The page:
Training employees on how to identify and handle suspicious email, including how to report this content to the relevant IT teams within your organisation should be a top priority. There are now many platforms that provide this type of service, generally delivered via video training in bite size chunks so that employees can easily understand and re-visit if required. Any training should not be a one-off and should be undertaken on a regular basis to ensure everyone always has it in their mind.
In addition, phishing simulation tools can be used to create test content that an organisation can send to all employees to see how they respond once they’ve had their training and identify any individuals that may need some additional training.
In order to protect an organisation’s email domain reputation, there are several measures that should be put into place. These are fairly simple measures that provide controls and validation for a recipient mail server ensuring they know that email received is genuine which helps protect email senders and recipients from spam, spoofing, and phishing, alongside protecting the reputation of your email domain:
- SPF (Sender Policy Framework). This is a DNS record added for each email domain used and defines a list of authorised email servers for the domain, so that receiving email servers can check the source of incoming email against the SPF list.
- DKIM (Domain Keys Identified Mail). DKIM will sign emails to prove they came from your organisation. It authenticates email is genuine via a digital signature and makes it easier to identify spoofed emails. The sending email server signs the email with a private key and the receiving mail server uses the public key to verify the signature.
Protecting endpoints with an anti-virus solution has been a basic requirement for decades. Traditional anti-virus clients are signature based – they monitor for known virus types and behaviours, with these signatures being regularly updated on a central database to ensure protection against new and emerging threats.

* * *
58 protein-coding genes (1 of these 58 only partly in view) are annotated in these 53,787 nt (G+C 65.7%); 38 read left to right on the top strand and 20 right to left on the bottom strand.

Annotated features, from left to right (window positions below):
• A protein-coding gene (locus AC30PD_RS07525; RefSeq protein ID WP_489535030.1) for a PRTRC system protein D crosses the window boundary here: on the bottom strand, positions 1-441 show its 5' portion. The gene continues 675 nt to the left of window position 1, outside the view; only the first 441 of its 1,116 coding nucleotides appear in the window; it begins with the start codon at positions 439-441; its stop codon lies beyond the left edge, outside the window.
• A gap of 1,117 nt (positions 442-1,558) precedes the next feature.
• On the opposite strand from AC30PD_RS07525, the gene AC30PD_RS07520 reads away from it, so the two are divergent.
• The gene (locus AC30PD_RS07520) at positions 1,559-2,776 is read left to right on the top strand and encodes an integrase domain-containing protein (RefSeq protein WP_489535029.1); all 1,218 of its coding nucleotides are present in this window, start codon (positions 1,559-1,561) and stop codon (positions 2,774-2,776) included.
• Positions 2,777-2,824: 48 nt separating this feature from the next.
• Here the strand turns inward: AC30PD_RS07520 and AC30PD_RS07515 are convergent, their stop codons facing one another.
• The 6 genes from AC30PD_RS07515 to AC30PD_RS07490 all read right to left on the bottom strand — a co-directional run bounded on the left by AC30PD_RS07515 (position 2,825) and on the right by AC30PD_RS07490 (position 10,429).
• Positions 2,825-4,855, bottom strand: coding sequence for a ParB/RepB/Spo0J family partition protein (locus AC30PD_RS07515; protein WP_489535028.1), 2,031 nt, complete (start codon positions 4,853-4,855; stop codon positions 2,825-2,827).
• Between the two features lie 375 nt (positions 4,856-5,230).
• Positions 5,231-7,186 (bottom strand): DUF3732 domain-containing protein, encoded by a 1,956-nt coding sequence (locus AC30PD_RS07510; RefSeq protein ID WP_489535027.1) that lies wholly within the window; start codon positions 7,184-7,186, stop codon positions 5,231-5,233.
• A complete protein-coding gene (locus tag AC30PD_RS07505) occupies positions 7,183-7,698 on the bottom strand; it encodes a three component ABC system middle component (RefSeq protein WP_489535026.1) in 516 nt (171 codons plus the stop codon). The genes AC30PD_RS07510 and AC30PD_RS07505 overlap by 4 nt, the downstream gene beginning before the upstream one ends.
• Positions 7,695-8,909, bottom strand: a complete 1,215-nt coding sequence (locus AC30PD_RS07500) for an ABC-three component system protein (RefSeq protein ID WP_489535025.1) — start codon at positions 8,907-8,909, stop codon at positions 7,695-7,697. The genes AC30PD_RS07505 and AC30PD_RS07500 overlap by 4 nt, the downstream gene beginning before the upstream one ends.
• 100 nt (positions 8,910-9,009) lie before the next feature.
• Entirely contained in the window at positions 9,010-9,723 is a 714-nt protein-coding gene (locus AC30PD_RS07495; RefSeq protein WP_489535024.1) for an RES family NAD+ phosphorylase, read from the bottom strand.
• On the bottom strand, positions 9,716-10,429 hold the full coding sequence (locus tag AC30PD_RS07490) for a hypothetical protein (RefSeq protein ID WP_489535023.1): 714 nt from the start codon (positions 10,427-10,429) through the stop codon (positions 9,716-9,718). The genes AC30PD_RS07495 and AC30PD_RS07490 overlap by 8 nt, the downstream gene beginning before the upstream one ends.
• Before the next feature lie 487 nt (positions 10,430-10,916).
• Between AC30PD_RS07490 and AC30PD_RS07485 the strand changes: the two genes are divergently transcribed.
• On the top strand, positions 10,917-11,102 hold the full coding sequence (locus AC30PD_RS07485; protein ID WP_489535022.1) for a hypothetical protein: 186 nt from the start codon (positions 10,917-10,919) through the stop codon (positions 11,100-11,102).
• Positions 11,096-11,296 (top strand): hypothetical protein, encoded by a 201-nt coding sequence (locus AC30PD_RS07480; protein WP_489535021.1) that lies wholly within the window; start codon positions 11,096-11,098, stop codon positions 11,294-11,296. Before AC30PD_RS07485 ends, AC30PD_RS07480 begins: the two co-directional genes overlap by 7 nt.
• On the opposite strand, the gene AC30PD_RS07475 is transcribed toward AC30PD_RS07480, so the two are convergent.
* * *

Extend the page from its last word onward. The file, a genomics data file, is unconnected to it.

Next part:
In modern times, there are many more sophisticated threats that can cause huge disruption, system downtime and data loss. A lot of these may use legitimate processes or actions in a malicious way. For example, crypto-locker, which uses the legitimate action of encryption, but in a malicious way to lock you out of your data.
New technology has emerged in recent times to extend on a traditional anti-virus. Known as an EDR (Endpoint Detection and Response), this will look at behaviours and activity on endpoints and record these to a central repository for additional analysis and investigation. The EDR will stop suspicious processes from executing or stop legitimate processes running if the EDR detects they are being used maliciously.
This additional layer of protection will become the norm in the not so distant future and there are already many security software companies with EDR offerings.
The Cyber Essentials scheme is a framework devised by the UK Government to adopt good practice on information security. It contains a set of security standards which organisations can be assessed and certified against.
The scheme focuses on the following five essential mitigation strategies:
- Boundary Firewalls and Internet Gateways
- Secure Configuration
- Access Control
- Malware Protection
- Patch Management
By completing this accreditation, it will demonstrate to all of your clients and partners that your data is adequately protected and that you take cyber security seriously.